Everyone has their own agenda, though. Abby’s pretty sure she’s taking a year off from college to pursue her art and photography; she’s investigating a famous criminal who has a history in the South. Dan has leads on his parents – his birth parents, not Paul and Sandy, the adoptive parents who adore him. He wants to understand more about why he was abandoned to the foster care system and hopes to find answers; he’s got some clues he found in the paperwork from Sanctum.

The action starts quickly enough. While on the road, the teens discover they’re being watched, even photographed. And then, Dan starts receiving Facebook messages. From Micah. Who really isn’t anywhere near a reliable Wi-Fi reception, so this presents a huge problem. They find themselves stuck in another mystery, involving another secret society, but this time, Dan’s directly in their sights.

There’s a lot of revelation happening in this book, and the paranormal aspect is back. We’ve got a secret society that’s truly chilling, tied into voudou and grave robbing. The big bad is pretty obvious from the get-go, but he’s supposed to be; the big twist is waiting for you closer to the end. The biggest question I had going in was how the heck do Dan’s parents keep letting him go away on these trips? He comes back beaten, stabbed, and traumatized each time; I’d never let my kid out of the house again.

I enjoyed Catacomb and think it brings all the storylines to a satisfying close. The Brookline connection felt a little forced, so I’m glad it was a piece that Ms. Roux touched on, and let be. The photos are mostly from Abby’s point of view this time, which adds a nice connection with the character and her point of view.

If you’re in the mood for a good, creepy trilogy, the Asylum trilogy is for you. I’m looking forward to reading more from Madeleine Roux!

Posted in Graphic Novels, Non-fiction, Teen, Tween Reads, Uncategorized

Raina Telgemeier’s Sisters – A Companion Tale to Smile

sistersSisters, by Raina Telgemeier, (Aug. 2014, Scholastic Graphix). $10.99, ISBN: 9780545540605

Recommended for ages 10+

A companion to her Eisner Award-winning graphic novel, Smile, Sisters examines Raina Telgemeier’s relationship with her sister, Amara. The autobiographical novel takes place mainly during a road trip to visit her mother’s family that Telgemeier took when she was 14, with flashbacks that spotlight key points in Raina and Amara’s relationship, leading up to the road trip.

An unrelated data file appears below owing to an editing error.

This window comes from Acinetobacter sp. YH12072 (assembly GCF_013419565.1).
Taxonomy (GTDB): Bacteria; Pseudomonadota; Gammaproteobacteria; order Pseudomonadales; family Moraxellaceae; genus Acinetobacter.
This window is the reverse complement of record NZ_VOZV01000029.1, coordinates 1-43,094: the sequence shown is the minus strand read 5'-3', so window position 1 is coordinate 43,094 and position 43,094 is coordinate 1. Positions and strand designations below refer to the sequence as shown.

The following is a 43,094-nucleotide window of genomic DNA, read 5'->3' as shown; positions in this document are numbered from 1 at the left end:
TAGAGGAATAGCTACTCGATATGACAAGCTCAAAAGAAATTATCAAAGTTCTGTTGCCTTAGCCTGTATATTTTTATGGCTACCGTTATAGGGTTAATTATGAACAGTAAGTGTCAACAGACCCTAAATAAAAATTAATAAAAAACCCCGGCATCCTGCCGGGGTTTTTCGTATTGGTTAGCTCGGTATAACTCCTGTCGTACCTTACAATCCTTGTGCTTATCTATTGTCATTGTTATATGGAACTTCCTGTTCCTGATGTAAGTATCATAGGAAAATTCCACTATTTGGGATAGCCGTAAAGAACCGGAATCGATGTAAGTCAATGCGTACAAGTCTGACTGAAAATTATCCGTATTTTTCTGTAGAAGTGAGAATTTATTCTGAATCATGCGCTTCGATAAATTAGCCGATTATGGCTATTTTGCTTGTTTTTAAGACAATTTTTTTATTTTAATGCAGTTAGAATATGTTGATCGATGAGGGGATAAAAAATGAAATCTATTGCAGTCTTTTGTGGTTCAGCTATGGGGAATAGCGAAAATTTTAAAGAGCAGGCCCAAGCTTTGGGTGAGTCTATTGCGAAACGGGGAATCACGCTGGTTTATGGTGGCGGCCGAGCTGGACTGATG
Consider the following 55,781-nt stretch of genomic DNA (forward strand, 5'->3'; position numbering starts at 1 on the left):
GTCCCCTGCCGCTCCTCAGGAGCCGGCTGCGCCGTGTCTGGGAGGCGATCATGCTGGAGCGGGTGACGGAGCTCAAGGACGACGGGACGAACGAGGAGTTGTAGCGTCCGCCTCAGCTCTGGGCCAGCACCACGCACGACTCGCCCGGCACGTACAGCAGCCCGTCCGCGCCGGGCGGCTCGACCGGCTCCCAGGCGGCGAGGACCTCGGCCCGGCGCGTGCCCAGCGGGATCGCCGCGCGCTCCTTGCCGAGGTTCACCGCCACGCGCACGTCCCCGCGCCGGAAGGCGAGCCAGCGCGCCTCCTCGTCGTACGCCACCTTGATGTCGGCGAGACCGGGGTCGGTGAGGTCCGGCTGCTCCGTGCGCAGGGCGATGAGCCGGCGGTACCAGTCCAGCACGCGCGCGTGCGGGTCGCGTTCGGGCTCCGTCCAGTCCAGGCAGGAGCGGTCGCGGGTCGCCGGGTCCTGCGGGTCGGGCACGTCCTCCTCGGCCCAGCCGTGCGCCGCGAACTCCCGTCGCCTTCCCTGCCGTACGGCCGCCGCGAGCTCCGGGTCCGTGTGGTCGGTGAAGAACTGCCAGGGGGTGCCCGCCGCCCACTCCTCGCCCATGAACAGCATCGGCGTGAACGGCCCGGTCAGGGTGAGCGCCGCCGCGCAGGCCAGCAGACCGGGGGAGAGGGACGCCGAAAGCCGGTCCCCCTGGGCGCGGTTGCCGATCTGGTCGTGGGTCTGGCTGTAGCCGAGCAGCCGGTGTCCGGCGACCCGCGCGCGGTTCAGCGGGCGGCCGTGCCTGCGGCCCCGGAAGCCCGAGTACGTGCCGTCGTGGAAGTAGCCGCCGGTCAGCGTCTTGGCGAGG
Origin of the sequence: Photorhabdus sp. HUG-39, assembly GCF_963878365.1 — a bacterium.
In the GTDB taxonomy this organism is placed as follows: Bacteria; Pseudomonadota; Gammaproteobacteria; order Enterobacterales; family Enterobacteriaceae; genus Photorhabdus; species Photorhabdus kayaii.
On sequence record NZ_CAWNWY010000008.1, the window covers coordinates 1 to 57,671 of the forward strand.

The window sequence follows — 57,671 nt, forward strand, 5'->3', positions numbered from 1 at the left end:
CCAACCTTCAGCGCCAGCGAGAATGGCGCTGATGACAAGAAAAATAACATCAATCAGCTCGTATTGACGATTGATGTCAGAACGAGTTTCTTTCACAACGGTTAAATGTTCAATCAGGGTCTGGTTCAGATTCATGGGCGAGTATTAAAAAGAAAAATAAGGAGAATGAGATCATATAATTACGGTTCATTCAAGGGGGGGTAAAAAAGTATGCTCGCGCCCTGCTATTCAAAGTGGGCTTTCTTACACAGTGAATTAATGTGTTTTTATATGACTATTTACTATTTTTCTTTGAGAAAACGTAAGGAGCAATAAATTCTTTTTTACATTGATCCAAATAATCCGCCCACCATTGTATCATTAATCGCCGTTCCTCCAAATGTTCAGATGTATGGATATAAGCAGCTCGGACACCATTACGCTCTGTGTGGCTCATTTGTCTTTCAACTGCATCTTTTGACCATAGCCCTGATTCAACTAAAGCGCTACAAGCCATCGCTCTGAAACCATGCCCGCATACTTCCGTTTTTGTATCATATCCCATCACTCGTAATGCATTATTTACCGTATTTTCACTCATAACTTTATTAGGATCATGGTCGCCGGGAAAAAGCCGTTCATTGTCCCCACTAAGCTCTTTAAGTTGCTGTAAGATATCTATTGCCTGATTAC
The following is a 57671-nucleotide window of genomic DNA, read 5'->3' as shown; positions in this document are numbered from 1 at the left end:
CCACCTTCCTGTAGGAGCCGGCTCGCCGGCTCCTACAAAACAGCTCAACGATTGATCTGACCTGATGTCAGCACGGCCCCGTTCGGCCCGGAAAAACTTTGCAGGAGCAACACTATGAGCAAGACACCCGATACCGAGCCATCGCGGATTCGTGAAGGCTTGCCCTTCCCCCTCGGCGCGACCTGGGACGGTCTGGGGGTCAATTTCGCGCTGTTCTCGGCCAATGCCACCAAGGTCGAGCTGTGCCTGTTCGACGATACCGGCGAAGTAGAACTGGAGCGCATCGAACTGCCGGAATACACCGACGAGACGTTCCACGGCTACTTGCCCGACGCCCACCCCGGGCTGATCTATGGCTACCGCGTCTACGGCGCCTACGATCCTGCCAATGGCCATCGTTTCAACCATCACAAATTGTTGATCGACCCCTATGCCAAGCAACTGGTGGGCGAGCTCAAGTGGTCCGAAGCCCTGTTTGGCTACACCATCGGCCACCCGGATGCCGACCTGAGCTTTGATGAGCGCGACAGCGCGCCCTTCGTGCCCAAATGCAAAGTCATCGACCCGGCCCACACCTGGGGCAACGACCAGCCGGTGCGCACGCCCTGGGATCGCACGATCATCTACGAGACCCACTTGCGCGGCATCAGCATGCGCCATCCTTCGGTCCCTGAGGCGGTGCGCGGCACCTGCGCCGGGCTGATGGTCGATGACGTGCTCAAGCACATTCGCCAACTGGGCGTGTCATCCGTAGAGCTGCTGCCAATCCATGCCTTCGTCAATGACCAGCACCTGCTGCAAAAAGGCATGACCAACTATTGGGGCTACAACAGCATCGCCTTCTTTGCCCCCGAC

Sisters is about relationships, and emotions that come into play in those relationships. The primary relationship is the one between Raina and Amara, but there are other important relationships here – relationships that, for the purposes of this book, orbit Raina and Amara, but will strike a chord with any reader – the relationship between the sisters and their younger brother, Will; their relationship between their parents; the relationships between their mother and her siblings (and how it mirrors theirs) and the relationship between Raina and her cousins.

Sisters examines family tension on many levels – it’s not a dark novel, but it does inject realism and humor into situations many of us know all too well, and Ms. Telgemeier’s soft cartoon art is like comfort food for my psyche.

Smile still continues to be one of the most popular graphic novels in my library. I’m positive that Sisters will join it.

Posted in Animal Fiction, Fiction, Graphic Novels, Humor, Intermediate

Bird & Squirrel on Ice – A New Adventure!

bird and squirrel on iceBird & Squirrel on Ice, by James Burks (Sept. 2014, Scholastic Graphix), $8.99, ISBN: 9780545563185

Recommended for ages 7-12

Bird & Squirrel is an adorable, fun graphic novel series for younger readers. The series follows the adventures of two friends: Bird, a bright yellow bird, and his buddy, Squirrel, a blue squirrel with an acorn hat. Bird seems to blunder into things, and Squirrel plays the voice of reason.

In the second book in this series, Bird & Squirrel on Ice, the two friends find themselves in the South Pole, befriended by a group of penguins that swear Bird is their Chosen One – he will fight the giant killer whale that bullies them, threatening to eat them if they don’t make an offering of food to him. They’re going to starve if they need to keep feeding this whale! Bird is only too thrilled to bask in the accolades, but Squirrel knows something’s up – and sure enough, it’s a doozy. With the help of their new penguin friend, Sakari, maybe they can just make it out after all.

This book is an adorable look at friendship. It uses the “Odd Couple” model, with two contrasting personalities, but who ultimately fit together nicely. It’s a sitcom, set in a graphic novel: the situation is set up, the problem introduces itself, and the resolution plays out. There’s some fun dialogue, and the cartoon art is adorable and eye-catching, with bright colors that will draw all readers in.

This is a great addition to graphic novel collections for younger readers: there’s a plucky female heroine, and there are strong themes about friendship and honesty. Pick this one up when it publishes in September, and check out the first book, Bird & Squirrel on the Run.